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Little Hills puts on another great Youth Day event

Little Hills puts on another great Youth Day event Little Hills puts on another great Youth Day event

Last Saturday and Sunday, 132 youth hunters ranging from 10 to 15 years of age got together for the Little Hills 18th Annual Youth Day at Little Hills Hunting Preserve.

Despite all the COVID concerns and social distancing, event coordinator Amanda Oberle managed to figure out a way for the youth and volunteers to stay safe without having to reduce the number of youth that could participate. But that’s the dedication the Oberles have put into this event for the last 18 years, developing it into one of the better, if not the best, Youth Day events.

Run at no cost to the youth, they have a faithful set of sponsors. The youth that participate live mainly in Taylor, Chippewa, Clark and Marathon Counties. But they always have a dozen or more youth from areas like Green Bay, Madison, Milwaukee, and even Illinois because their grandparents live in the area. And there are always a dozen or so youth from the greater Abbotsford, Colby, Curtiss, Dorchester, and Unity area.

It’s a two-day event that’s very structured to maintain safety.

“We try to keep the seminars to 15 minutes each and the pheasant hunt to an hour,” Amanda told me. “That keeps things moving, the kids interested, and helps us keep track of who is where and when. Each youth is assigned a buddy when they show up and sign into the event. They are all pre-registered.”

They are assigned a day and time to report. The youth are on site for about three hours. They receive a bag when they arrive with everything they need at the event. It includes a T-shirt, ear plugs, safety glasses, their shot shells needed for sporting clays, a goose call, and hand sanitizer.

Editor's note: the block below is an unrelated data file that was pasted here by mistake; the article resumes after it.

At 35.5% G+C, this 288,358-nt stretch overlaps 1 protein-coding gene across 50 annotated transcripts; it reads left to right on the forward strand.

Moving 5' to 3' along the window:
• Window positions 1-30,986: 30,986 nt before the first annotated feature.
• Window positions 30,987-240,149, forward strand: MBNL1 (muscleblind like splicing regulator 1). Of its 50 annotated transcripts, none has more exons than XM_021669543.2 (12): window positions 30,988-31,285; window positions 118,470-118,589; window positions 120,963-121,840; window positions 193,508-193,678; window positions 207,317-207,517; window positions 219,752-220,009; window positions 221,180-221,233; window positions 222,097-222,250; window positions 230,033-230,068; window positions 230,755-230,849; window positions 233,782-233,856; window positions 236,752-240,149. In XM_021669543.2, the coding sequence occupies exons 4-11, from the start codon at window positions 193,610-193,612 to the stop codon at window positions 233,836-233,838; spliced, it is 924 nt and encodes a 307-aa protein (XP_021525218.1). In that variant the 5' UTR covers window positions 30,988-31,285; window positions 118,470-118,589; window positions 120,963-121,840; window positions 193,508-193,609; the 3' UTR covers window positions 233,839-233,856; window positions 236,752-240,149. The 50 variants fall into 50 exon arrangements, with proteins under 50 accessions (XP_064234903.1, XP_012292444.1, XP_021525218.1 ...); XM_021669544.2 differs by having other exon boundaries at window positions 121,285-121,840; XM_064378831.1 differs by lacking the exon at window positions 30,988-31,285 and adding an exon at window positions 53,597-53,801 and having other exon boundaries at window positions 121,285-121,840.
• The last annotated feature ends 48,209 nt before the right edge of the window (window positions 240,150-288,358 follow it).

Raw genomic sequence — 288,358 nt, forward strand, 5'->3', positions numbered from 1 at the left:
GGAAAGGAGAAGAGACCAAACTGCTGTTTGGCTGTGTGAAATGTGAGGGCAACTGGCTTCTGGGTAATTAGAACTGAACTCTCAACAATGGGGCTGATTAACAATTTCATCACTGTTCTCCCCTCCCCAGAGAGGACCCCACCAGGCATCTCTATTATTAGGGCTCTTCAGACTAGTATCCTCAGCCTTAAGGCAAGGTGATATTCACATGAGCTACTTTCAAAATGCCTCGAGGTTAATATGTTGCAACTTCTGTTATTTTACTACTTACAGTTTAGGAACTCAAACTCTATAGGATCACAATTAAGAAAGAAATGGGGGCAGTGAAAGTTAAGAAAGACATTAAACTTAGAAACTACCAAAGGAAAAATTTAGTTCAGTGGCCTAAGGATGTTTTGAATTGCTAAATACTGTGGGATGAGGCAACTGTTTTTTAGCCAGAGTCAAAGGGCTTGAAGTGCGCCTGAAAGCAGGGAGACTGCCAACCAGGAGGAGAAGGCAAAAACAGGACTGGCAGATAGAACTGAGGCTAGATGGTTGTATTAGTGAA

Each youth will attend a safety seminar review, shoot some rounds at sporting clays targets and shoot archery equipment at targets. They’ll also experience a waterfowl hunting set up, (where they get to blow that goose call to their hearts content) and they’ll see an upland dog hunting demo. That dog demonstration starts preparing them for the main event, a pheasant hunt with three pheasants for each youth.

As you can imagine, all that activity could work up quite an appetite on growing youth in that age group, which is why a lunch is served for the youth.

“We try to provide some choices for the kids with the meal which is why this year we are adding hamburgers to the choices,” Amanda said. “Not every kid likes everything and they’ll have more fun if they aren’t hungry.”

“We have a very dedicated group of volunteers,” Amanda told me. “Some have been with us all 18 years and so have some of our sponsors. We need both to run the event.”

She told me they have over 60 volunteers at the event. They need 36 in the fields for the hunt. Each group of two hunters will have three volunteers, one handling the dog and one coaching each hunter. They run six fields and try to have three groups taking hunters through each so that the dogs and volunteers get a break. Each hunt is designed to last about one hour, and the next one begins about the time the previous one ends. That allows about 30 to 40 minutes to rest and water the dog, and volunteers rest before they meet their new group of hunters.

The hunters are brought back to the main area and meet another volunteer who has been running the bird cleaning station for many years now. Amanda told me she does a great job of getting the kids willing to get their hands dirty and start learning how to field dress game.

Other areas that need volunteers are all the seminars stations, the registration stations, and bird planters. Each field would most likely need its own bird planter, which would require six planters and wheelers just for that alone.

Like their business, which Dave and Amanda started back in 1999, running the Youth Day Event is a family affair. Their three children are at the event working as hard as them and the volunteers. They shut their business down on the last weekend of September every year for this event. And, come Saturday and Sunday night, the only people who sleep better than the kids are the volunteers.

You can find out more information about this event and Little Hills at www., including how to register a youth hunter for next year’s event.